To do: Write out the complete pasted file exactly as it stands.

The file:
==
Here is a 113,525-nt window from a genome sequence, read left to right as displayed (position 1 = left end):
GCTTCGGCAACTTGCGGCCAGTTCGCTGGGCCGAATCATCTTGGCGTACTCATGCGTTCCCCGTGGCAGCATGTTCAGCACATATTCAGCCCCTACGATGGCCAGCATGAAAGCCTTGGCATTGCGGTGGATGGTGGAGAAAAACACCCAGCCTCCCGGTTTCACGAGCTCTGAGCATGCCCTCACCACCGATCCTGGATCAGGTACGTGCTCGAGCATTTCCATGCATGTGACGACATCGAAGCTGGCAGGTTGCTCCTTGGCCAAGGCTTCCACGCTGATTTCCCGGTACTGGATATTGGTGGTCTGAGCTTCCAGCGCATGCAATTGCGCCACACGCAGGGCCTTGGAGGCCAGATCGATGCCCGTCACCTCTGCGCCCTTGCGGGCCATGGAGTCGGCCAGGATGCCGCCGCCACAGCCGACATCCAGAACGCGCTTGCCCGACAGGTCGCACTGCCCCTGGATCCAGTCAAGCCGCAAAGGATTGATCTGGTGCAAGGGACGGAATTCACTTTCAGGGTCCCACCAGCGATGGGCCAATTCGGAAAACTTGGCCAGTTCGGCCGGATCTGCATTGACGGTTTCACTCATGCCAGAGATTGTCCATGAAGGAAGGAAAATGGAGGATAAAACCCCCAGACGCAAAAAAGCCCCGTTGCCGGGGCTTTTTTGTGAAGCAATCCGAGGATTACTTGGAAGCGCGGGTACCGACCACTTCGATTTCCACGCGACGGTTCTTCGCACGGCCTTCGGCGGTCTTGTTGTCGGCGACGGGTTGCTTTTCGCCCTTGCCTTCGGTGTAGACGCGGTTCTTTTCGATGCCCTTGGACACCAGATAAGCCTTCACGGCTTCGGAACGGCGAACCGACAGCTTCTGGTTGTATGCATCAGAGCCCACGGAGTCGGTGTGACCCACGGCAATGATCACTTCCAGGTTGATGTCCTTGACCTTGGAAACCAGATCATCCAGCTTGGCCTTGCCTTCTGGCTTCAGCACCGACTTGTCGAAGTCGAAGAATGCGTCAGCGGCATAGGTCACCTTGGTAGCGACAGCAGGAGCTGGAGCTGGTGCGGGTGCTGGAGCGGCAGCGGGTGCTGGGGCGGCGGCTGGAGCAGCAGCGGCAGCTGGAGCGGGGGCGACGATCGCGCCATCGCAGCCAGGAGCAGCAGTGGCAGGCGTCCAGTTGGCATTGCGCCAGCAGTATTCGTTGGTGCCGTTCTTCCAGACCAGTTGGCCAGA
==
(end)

Here is a 113,525-nt window from a genome sequence, read left to right as displayed (position 1 = left end):
GCTTCGGCAACTTGCGGCCAGTTCGCTGGGCCGAATCATCTTGGCGTACTCATGCGTTCCCCGTGGCAGCATGTTCAGCACATATTCAGCCCCTACGATGGCCAGCATGAAAGCCTTGGCATTGCGGTGGATGGTGGAGAAAAACACCCAGCCTCCCGGTTTCACGAGCTCTGAGCATGCCCTCACCACCGATCCTGGATCAGGTACGTGCTCGAGCATTTCCATGCATGTGACGACATCGAAGCTGGCAGGTTGCTCCTTGGCCAAGGCTTCCACGCTGATTTCCCGGTACTGGATATTGGTGGTCTGAGCTTCCAGCGCATGCAATTGCGCCACACGCAGGGCCTTGGAGGCCAGATCGATGCCCGTCACCTCTGCGCCCTTGCGGGCCATGGAGTCGGCCAGGATGCCGCCGCCACAGCCGACATCCAGAACGCGCTTGCCCGACAGGTCGCACTGCCCCTGGATCCAGTCAAGCCGCAAAGGATTGATCTGGTGCAAGGGACGGAATTCACTTTCAGGGTCCCACCAGCGATGGGCCAATTCGGAAAACTTGGCCAGTTCGGCCGGATCTGCATTGACGGTTTCACTCATGCCAGAGATTGTCCATGAAGGAAGGAAAATGGAGGATAAAACCCCCAGACGCAAAAAAGCCCCGTTGCCGGGGCTTTTTTGTGAAGCAATCCGAGGATTACTTGGAAGCGCGGGTACCGACCACTTCGATTTCCACGCGACGGTTCTTCGCACGGCCTTCGGCGGTCTTGTTGTCGGCGACGGGTTGCTTTTCGCCCTTGCCTTCGGTGTAGACGCGGTTCTTTTCGATGCCCTTGGACACCAGATAAGCCTTCACGGCTTCGGAACGGCGAACCGACAGCTTCTGGTTGTATGCATCAGAGCCCACGGAGTCGGTGTGACCCACGGCAATGATCACTTCCAGGTTGATGTCCTTGACCTTGGAAACCAGATCATCCAGCTTGGCCTTGCCTTCTGGCTTCAGCACCGACTTGTCGAAGTCGAAGAATGCGTCAGCGGCATAGGTCACCTTGGTAGCGACAGCAGGAGCTGGAGCTGGTGCGGGTGCTGGAGCGGCAGCGGGTGCTGGGGCGGCGGCTGGAGCAGCAGCGGCAGCTGGAGCGGGGGCGACGATCGCGCCATCGCAGCCAGGAGCAGCAGTGGCAGGCGTCCAGTTGGCATTGCGCCAGCAGTATTCGTTGGTGCCGTTCTTCCAGACCAGTTGGCCAGA